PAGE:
Friday, October 29, 2010

Treasury Inflation Protected Securities

Monday's auction of Treasury Inflation Protected Securities produced an unprecedented outcome for TIPS:

The U.S. Treasury Department yesterday sold $10 billion of five-year Treasury Inflation Protected Securities at a negative yield for the first time at a U.S. debt auction as investors bet the Fed will be successful in sparking inflation. The securities drew a yield of negative 0.55 percent.

Negative yields in T-bills was also unprecedented until December 9, 2008.  Needless to say; negative yielding debt instruments do not signal a stabile or healthy economic outlook.

Saturday, October 23, 2010

Monetary Policy and Regulating Consumer Gift Cards

The goal of the Fed:

The Federal Reserve sets the nation’s monetary policy to promote the objectives of maximum employment, stable prices, and moderate long-term interest rates.

Yet somehow the brain trust that is The 111th United States Congress - in their blind ignorance - believes that allocating this important organization's resources not to monetary policy, but to the regulation of consumer gift cards and credit cards:

The Federal Reserve Board on Tuesday announced a final rule implementing recent legislation modifying the effective date of certain disclosure requirements applicable to gift cards under the Credit Card Accountability Responsibility and Disclosure Act of 2009.

Saturday, October 16, 2010

Treasury Auctions and Fed Buybacks

This past week the Treasury has auctioned off:

$27 Billion in 26-week Bills on October 12, 2010
$29 Billion in 13-week Bills on October 12, 2010
$32 Billion in 3-year Notes on October 12 2010
$25 Billion in 4-week Bills on October 13, 2010
$13 Billion in 30-year Bonds on October 14, 2010

Also, the Fed has conducted a purchase of $4.69 billion in Treasury Notes on October 15, 2010.  Such Permanent Open Market Operations are described as follows:

The purchase or sale of Treasury securities on an outright basis adds or drains reserves available in the banking system. Such transactions are arranged on a routine basis to offset other changes in the Federal Reserve’s balance sheet in conjunction with efforts to maintain conditions in the market for reserves consistent with the federal funds target rate set by the Federal Open Market Committee (FOMC).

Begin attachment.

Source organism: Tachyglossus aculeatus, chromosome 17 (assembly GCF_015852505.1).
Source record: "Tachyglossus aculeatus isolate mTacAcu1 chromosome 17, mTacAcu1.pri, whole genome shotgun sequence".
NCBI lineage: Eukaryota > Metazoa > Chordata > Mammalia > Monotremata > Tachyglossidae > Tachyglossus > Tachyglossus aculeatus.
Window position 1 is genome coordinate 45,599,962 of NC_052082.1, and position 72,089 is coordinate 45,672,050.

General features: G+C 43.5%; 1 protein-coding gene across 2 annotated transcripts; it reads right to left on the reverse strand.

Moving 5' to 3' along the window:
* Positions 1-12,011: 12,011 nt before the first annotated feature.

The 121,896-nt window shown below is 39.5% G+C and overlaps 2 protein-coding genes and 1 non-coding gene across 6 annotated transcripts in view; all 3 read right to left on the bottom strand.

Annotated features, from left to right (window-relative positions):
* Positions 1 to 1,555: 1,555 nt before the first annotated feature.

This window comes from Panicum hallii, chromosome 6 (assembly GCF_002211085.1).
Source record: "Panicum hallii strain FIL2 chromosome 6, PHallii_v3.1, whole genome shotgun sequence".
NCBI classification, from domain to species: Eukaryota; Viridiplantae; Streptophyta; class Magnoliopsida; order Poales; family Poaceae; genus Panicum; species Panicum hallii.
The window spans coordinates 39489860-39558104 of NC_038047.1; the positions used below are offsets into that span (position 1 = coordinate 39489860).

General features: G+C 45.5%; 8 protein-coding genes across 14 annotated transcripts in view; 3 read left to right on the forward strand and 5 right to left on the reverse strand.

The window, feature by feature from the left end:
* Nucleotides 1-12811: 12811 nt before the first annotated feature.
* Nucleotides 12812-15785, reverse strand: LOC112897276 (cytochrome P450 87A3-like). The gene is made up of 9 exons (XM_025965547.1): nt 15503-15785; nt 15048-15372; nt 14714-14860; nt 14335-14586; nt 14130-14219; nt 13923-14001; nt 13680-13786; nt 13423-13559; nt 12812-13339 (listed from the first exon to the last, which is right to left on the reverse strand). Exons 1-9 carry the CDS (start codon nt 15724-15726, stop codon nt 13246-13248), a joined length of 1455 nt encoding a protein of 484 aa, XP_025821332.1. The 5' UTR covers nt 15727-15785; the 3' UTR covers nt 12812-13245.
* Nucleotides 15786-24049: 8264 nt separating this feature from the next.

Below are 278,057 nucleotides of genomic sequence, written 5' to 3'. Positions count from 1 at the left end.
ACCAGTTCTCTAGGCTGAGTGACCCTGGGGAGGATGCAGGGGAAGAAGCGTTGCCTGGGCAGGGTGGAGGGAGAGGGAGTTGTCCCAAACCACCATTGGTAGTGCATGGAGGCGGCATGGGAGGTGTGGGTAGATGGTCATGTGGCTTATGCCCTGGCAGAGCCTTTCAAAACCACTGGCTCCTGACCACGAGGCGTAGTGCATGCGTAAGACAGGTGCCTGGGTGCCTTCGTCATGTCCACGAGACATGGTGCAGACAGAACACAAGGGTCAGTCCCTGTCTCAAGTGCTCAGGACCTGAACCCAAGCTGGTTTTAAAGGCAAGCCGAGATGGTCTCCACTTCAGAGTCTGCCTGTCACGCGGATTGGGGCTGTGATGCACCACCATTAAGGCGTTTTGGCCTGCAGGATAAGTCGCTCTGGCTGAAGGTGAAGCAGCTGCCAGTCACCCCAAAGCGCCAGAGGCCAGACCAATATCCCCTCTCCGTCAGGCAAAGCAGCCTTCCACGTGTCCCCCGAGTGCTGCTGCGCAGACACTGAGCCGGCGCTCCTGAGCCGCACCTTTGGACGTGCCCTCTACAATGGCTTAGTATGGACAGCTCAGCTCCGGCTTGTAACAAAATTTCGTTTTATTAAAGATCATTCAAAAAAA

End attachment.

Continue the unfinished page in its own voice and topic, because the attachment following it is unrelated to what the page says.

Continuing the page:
Monday, October 11, 2010

Another New York State Failure

No surprise that New York State Governor David Paterson received an "F" from Cato Institute's 2010 Fiscal Policy Report Card on America's Governor's (page 23).

New York
David Paterson, Democrat
Legislature: Democratic
Grade: F
Took Office: March 2008

Governor Paterson has supported an enormous array of tax hikes during his short time in office. In April 2008, he signed into law a $1.7 billion tax increase, which included a $1.25 per pack increase on cigarettes, a broadening of the sales tax base, higher taxes on financial services, and higher taxes on limited liability corporations and real estate investment trusts. In December 2008, he walloped New York City workers with a $1.5 billion “mobility tax,” which is a new payroll levy to fund public transit. In 2009, Paterson approved a huge $5 billion tax increase, which included higher taxes on personal income, wine, cigars, health insurance, and utilities. The “temporary” three-year income tax hike added tax rates of 7.85 percent and 8.97 percent on top of the state’s previous top rate of 6.85 percent. In 2010, Paterson signed into law another cigarette tax increase to bring the combined state and New York City tax rate to $5.85 per pack. Paterson has also proposed new taxes on soda, health care services, and other items. You would think that with all of these tax increases, state policymakers must have first cut the budget to the bone. But the New York general fund budget has been roughly flat in recent years, not cut.